Key senator defends deficit plan’s farm cut

Key senator defends deficit plan’s farm cut

A $10 billion cut in farm spending included in a deficit commission could be a taste of what’s to come for agricultural subsidies.

Sen. Kent Conrad, the North Dakota Democrat who chairs the Senate Budget Committee, acknowledged that he played a role in drafting the proposal that was part of a bipartisan commission’s plan to reduce the federal budget deficit.

Conrad said the reduction was relatively small, about 7 percent of projected farm spending over the next decade, compared to some other cuts that were included in the plan, which would reduce deficits by a total of $4 trillion. An earlier version of the plan contained a cut to farm spending that would have been three times as large on an annual basis, he noted.

“No part of he budget can be exempt” from cuts, said Conrad. “I supported this in the context of a complete plan.”

The plan didn’t get the 14 votes necessary from the 18-member commission today to ensure that the proposal would get a vote in Congress. However, the 11-7 majority did show that there is broad support for the proposals, commissioners said.

“This has the elements of what’s required and it has the sufficient size to stabilize the debt and bring it down to a level that all economists who came before us said is necessary,” Conrad said.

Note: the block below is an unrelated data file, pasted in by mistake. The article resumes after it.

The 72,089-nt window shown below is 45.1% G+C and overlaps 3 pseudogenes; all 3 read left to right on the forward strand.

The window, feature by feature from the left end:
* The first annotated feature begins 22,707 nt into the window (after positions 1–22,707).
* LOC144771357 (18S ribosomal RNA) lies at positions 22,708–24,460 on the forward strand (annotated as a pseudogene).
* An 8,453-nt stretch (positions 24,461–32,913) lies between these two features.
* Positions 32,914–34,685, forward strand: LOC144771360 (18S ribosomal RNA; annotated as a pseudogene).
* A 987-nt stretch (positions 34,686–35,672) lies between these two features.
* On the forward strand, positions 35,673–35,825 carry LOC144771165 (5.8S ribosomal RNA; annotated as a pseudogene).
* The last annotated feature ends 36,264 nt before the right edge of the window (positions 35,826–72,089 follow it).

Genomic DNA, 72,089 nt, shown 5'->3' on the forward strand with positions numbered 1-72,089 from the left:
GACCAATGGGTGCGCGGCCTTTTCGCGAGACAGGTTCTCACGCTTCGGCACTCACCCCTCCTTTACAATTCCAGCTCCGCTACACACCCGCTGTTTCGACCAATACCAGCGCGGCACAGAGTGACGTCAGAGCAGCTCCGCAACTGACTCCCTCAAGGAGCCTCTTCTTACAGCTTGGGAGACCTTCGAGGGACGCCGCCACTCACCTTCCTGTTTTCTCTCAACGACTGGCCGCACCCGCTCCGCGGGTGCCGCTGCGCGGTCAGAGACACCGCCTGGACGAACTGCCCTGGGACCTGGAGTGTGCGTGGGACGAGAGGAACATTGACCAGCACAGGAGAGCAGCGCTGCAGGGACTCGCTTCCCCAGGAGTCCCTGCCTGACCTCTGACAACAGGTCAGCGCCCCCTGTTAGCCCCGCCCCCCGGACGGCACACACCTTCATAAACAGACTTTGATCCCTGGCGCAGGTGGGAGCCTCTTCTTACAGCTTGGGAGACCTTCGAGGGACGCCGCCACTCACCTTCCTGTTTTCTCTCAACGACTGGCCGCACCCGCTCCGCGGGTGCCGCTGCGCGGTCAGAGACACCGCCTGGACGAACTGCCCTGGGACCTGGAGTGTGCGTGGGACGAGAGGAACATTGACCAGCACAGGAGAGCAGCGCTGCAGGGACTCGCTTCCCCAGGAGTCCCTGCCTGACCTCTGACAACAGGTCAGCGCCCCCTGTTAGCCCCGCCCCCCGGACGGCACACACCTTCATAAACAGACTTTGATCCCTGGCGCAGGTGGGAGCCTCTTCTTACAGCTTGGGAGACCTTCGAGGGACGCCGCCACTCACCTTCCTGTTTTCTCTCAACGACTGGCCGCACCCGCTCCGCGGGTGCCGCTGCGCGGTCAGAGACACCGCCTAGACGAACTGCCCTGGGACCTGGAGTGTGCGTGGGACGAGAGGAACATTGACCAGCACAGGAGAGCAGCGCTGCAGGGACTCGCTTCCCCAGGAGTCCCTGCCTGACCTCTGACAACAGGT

Conrad’s views are especially important to agribusiness interests not only because of his leadership of the budget panel, which writes blueprints for future spending, but also because of the influence he wields in writing farm bills. Even though he wasn’t chairman of the Senate agriculture committee at the time, Conrad teamed with Sen. Saxby Chambliss, R-Ga., to write the key elements of the 2008 farm bill.

Agriculture Secreatary Tom Vilsack this week criticized the commission’s plan, saying that that agriculture spending had already taken a hit toward reducing the deficit because of a reduction in crop insurance that the Agriculture Department made this year.

“I agree with that entirely. But understand the alternative we’re facing, which was a $30 billion cut,” Conrad said, referring to the commission’s previous proposal, which called for cutting farm spending by $3 billion a year. The final plan voted on Friday would reduce overall agricultural spending by $1 billion annually.

Conrad also rejected an accusation by a fellow commission member, Sen. Max Baucus, D-Mont., that the plan was anti-rural.

Conrad’s hand in the plan’s farm section was clear because of a related proposal to shift an additional $5 billion in farm spending into an agricultural disaster program that has no funding base after 2012. That program was developed in North Dakota, where farmers have long been dependent on federal disaster assistance.

The cuts would come from a handful of large but popular programs, including fixed annual payments to grain and cotton growers; the Conservation Stewardship Program, which makes payments to farmers who improve environmental practices; the Environmental Quality Incentives Program, which subsidies the cost of pollution controls and conservation measures; and the Market Access Program, which subsidizes overseas promotion of farm products.


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